Input to Questionnaire related to the development of Sustainable Development Goals
Ireland is part of the submission made by the European Union and its Member States.
Ireland aligns itself with the response to the UN DESA questionnaire submitted on behalf of the EU and its Member States.
In addition the Irish reply to Questions 3 and 4 below reflect the national view.
3. Based on your experience with MDGs or other existing goals, what would be the key use of SDGs for your country (select at most two)?
a. Defining national policies
b. Influencing national budget allocations
c. Reviewing the impact of national policies
d. Addressing key pressure leading to unsustainability
e. Helping to balance economic, social and environmental pillars in policy making
f. Guiding development cooperation
g. Other (please describe)
Ireland considers (e) Helping to balance economic, social and environmental pillars in policy making as the primary benefit of a universal set of sustainable development goals, from which national policies would be developed (a), budgets would be allocated (b), and against which the impact of these policies and investments would be evaluated and reviewed (c)/(d). Ireland has already taken steps to implement this holistic approach to sustainable development through its comprehensive framework for sustainable development – Our Sustainable Future , published in June 2012 and in its action plan for green public procurement – Green Tenders. The sustainable development framework, in particular, sets out the approach needed to transition Ireland to a resource efficient, low-carbon, and climate resilient society by identifying the social, environmental and economic actions required to make this transition. The framework builds on the EU Sustainable Development Strategy in taking a practical approach based on existing targets, a sectoral approach, and focusing on addressing gaps rather than duplicating effort. Ireland considers that a similar approach, building on existing global strategies and targets, should be considered for the SDG’s.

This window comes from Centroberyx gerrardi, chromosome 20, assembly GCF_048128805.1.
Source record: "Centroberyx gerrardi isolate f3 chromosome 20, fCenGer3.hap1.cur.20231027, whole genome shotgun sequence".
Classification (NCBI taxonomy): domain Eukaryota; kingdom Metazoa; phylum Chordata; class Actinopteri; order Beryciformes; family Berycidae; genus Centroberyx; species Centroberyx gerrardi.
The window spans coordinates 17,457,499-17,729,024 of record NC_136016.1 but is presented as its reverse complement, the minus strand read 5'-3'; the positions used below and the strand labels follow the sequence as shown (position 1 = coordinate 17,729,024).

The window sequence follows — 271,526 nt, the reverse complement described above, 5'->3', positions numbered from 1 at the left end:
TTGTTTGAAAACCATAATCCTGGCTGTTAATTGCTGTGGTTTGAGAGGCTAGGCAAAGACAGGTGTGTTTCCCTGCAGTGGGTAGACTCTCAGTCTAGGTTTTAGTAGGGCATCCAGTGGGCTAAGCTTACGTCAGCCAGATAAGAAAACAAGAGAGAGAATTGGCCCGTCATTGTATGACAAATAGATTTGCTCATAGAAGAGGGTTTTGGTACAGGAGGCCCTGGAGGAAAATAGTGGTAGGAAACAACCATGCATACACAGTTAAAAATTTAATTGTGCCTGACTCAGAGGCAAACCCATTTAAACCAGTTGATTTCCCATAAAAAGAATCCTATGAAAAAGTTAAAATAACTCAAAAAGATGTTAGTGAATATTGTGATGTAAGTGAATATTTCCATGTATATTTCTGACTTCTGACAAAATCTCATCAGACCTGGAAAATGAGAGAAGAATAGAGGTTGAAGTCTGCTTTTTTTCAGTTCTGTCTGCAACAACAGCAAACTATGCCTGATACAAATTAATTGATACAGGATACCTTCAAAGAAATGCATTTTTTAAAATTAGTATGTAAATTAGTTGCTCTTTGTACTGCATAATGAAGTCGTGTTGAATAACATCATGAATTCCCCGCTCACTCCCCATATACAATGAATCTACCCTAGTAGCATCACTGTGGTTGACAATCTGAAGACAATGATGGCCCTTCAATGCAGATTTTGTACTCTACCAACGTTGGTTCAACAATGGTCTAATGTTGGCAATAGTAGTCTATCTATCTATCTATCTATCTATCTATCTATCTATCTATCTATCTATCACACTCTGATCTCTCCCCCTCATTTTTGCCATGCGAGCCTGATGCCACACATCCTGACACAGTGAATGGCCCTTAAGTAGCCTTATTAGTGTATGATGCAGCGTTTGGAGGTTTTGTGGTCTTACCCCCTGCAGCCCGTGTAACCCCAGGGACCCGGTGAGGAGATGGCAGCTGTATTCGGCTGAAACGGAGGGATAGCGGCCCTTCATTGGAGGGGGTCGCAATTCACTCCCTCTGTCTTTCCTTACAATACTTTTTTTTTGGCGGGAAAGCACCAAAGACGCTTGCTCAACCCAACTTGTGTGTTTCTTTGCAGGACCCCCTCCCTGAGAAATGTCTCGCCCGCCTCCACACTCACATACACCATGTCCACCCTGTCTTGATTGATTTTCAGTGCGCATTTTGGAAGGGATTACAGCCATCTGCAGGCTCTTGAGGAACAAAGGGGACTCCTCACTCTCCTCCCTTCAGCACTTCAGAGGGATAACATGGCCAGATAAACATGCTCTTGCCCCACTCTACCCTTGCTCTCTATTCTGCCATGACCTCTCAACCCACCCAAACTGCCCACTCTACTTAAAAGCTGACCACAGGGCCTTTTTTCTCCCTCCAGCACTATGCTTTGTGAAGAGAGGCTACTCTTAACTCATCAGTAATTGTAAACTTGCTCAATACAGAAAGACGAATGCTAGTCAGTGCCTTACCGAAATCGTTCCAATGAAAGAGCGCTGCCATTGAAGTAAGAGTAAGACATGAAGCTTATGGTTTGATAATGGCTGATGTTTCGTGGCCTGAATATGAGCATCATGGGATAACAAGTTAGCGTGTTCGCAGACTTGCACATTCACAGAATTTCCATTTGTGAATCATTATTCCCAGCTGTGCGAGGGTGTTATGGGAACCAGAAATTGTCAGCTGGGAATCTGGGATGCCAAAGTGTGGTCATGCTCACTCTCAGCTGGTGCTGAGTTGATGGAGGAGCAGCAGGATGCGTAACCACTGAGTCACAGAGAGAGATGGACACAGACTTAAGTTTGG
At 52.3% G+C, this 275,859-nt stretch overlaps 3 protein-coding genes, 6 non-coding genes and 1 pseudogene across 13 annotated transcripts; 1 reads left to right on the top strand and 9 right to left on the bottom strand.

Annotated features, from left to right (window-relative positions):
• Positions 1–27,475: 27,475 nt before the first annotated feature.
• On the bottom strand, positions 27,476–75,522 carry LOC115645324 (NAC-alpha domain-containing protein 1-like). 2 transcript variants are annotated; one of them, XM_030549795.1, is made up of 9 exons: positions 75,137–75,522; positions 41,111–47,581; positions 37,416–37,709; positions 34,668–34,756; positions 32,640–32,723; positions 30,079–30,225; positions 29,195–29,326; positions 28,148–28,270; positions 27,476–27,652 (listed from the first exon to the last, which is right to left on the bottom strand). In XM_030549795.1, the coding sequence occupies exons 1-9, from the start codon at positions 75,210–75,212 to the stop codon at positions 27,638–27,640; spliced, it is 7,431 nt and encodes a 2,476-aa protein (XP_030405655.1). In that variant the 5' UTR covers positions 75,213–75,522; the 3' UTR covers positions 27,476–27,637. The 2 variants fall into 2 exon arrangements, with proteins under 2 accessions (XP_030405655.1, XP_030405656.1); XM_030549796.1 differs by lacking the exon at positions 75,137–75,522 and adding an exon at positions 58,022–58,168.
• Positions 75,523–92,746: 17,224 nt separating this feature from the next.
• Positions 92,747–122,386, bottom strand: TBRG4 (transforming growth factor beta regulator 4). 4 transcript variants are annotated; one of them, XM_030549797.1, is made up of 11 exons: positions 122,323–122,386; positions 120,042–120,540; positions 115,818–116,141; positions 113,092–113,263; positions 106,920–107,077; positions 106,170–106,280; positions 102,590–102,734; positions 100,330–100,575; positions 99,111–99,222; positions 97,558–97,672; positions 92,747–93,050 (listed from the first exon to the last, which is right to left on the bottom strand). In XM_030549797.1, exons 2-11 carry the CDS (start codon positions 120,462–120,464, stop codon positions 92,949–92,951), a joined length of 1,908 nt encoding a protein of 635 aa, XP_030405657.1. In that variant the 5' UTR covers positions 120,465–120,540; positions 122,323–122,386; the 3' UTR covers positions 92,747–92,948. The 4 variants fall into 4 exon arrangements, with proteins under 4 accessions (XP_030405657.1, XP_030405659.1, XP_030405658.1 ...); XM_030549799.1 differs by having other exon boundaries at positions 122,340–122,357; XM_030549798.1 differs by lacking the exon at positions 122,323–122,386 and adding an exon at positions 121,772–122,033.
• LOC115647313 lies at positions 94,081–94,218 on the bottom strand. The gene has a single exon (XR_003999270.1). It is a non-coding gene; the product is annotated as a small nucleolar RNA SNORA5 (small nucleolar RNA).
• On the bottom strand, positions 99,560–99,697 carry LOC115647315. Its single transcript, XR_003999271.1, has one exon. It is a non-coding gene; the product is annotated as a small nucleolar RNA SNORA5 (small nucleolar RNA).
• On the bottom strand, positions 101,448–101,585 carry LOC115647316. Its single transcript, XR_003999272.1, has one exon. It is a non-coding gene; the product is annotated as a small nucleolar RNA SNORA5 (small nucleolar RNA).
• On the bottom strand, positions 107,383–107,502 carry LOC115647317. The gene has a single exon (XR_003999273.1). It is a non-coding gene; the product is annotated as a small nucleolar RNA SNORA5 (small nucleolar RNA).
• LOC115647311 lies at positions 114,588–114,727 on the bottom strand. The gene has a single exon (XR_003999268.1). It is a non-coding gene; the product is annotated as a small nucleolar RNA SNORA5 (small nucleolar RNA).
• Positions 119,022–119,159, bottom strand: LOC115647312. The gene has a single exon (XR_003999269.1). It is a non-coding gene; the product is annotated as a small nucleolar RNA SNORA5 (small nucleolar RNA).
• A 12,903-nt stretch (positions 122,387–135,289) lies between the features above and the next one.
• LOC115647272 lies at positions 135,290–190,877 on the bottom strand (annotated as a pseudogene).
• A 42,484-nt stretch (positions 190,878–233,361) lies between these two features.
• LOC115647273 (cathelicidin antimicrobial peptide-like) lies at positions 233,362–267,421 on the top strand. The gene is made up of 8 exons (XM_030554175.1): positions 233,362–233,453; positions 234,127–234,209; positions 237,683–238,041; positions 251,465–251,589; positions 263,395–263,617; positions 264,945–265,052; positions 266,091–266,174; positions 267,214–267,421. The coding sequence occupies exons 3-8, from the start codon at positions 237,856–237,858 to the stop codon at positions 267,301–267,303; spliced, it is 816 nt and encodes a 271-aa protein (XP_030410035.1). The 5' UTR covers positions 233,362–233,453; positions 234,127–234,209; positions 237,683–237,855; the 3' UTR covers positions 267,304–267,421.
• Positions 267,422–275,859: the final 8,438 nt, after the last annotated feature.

A second role that SDG’s would play in Ireland would be (f) guiding development coordination.
A coherent post 2015/SDG framework should set out responsibilities for both developed and developing countries on how they will contribute to the new goals.
4. How can “universally applicable” SDGs be made practically relevant for countries at different levels of development? (Please refer to your country’s situation as appropriate.)
In examining these issues Ireland recognises the importance of evidenced based research and information. In this regard, resources would include the examination of the impact and efficacy of the MDG’s in the UN DESA Working Paper No. 117 and the UN System Task Team report on the post 2015 UN Development Agenda – Realising the Future We Want for All. Post-Rio there had been indications from the UN system of post 2015 consultations with developed as well as developing countries. The data from these meetings could also inform the process of tailoring SDGs to national circumstance. Learning from the experience of the MDG’s process, it is critical that assessing SDGs at the national level be based on robust and meaningful measures, based on sound data and tailored to countries’ specificities. Such considerations should form part of the elaboration process for the goals, and should seek to build on existing datasets and initiatives while minimising additional reporting burdens.